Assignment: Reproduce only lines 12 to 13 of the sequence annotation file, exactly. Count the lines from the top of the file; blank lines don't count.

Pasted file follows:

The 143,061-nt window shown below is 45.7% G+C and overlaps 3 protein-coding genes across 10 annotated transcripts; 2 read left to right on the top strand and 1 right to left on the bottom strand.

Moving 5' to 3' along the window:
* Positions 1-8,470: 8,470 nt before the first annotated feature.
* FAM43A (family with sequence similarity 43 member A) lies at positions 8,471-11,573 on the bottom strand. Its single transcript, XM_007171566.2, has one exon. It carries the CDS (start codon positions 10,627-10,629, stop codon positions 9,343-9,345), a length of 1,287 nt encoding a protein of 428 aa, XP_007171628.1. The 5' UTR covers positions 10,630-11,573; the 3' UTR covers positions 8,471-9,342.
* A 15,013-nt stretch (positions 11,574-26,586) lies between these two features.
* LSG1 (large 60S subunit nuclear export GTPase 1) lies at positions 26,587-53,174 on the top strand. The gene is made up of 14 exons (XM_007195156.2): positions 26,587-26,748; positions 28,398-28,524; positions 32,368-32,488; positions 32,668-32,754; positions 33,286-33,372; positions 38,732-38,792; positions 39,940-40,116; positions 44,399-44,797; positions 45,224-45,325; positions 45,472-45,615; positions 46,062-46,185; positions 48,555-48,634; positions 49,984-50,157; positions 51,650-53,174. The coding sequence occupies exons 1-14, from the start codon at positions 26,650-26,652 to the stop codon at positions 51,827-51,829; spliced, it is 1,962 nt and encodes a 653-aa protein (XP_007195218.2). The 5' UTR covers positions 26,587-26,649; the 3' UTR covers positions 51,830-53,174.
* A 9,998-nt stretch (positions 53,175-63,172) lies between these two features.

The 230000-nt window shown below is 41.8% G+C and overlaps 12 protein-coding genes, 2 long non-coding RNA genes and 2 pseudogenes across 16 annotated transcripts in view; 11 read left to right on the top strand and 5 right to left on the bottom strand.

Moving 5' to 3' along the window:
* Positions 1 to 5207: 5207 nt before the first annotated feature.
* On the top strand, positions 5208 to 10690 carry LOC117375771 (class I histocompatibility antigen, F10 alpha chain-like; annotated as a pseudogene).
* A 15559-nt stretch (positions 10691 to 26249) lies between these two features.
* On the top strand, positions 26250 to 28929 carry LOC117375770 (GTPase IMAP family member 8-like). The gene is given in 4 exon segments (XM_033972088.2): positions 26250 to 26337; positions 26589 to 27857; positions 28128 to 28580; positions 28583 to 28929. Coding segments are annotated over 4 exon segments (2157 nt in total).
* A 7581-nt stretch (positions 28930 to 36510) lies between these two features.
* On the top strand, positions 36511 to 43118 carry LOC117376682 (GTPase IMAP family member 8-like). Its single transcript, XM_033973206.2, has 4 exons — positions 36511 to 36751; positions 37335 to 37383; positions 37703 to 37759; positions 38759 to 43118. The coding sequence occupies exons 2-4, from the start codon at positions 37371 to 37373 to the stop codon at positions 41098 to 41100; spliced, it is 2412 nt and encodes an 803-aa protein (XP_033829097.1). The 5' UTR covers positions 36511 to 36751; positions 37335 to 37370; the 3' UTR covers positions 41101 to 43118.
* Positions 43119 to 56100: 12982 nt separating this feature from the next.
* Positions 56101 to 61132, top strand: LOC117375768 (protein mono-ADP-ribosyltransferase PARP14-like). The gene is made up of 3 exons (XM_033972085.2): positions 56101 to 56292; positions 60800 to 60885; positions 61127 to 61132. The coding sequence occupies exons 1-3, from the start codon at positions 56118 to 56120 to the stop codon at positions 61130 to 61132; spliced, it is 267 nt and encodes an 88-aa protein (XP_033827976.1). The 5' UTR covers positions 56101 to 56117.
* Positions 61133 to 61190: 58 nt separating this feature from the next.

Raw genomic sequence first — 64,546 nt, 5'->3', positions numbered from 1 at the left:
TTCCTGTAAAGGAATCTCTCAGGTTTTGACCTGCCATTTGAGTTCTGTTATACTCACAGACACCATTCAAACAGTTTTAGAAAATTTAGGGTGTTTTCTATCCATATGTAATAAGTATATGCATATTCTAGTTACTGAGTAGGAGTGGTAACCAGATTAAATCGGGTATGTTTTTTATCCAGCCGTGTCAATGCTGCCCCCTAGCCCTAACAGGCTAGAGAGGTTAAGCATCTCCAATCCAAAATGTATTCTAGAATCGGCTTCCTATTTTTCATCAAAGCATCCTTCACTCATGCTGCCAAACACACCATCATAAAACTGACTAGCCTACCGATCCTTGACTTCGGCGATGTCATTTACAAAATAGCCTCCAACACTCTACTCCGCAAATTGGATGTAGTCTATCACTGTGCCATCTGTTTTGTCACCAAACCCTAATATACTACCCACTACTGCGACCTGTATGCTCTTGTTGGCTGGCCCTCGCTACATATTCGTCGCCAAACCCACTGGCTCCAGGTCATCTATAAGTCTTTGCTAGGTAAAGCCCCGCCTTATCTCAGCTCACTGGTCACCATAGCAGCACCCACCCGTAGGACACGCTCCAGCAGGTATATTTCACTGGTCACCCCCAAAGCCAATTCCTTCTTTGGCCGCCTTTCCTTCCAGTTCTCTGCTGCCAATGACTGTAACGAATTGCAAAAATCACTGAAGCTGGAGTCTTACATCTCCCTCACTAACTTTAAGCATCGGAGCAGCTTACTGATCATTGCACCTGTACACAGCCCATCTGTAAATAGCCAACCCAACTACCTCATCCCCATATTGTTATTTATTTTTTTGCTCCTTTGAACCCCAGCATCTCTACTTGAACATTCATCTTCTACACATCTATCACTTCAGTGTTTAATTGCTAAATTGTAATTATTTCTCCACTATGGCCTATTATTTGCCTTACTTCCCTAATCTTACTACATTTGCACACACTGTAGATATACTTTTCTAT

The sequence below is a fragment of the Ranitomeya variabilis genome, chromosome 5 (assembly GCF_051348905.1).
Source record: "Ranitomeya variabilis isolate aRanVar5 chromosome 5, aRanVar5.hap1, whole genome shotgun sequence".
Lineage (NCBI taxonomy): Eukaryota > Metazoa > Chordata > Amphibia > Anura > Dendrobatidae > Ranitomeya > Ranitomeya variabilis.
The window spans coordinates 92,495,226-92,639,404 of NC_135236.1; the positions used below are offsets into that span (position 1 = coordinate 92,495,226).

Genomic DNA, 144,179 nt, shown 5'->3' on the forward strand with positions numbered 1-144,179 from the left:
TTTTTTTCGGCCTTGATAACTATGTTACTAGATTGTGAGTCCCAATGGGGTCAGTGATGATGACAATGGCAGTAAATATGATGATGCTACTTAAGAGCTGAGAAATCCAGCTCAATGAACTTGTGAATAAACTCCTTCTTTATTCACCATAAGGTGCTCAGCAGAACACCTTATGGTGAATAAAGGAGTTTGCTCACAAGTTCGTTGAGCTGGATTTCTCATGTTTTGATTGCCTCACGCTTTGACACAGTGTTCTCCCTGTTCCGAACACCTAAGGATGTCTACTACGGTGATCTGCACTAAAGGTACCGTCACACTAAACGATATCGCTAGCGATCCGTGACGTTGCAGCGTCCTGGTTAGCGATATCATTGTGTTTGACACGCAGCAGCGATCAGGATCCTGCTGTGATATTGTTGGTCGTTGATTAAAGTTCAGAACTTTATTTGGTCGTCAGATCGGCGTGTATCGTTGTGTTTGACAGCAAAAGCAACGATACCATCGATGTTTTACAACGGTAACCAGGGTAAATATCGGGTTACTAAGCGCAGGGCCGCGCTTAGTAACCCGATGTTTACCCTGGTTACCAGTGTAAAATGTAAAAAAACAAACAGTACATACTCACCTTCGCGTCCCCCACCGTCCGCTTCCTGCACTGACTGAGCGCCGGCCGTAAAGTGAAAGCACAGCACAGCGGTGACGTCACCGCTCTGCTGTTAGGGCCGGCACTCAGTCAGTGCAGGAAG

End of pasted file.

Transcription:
* A 15559-nt stretch (positions 10691 to 26249) lies between these two features.
* On the top strand, positions 26250 to 28929 carry LOC117375770 (GTPase IMAP family member 8-like). The gene is given in 4 exon segments (XM_033972088.2): positions 26250 to 26337; positions 26589 to 27857; positions 28128 to 28580; positions 28583 to 28929. Coding segments are annotated over 4 exon segments (2157 nt in total).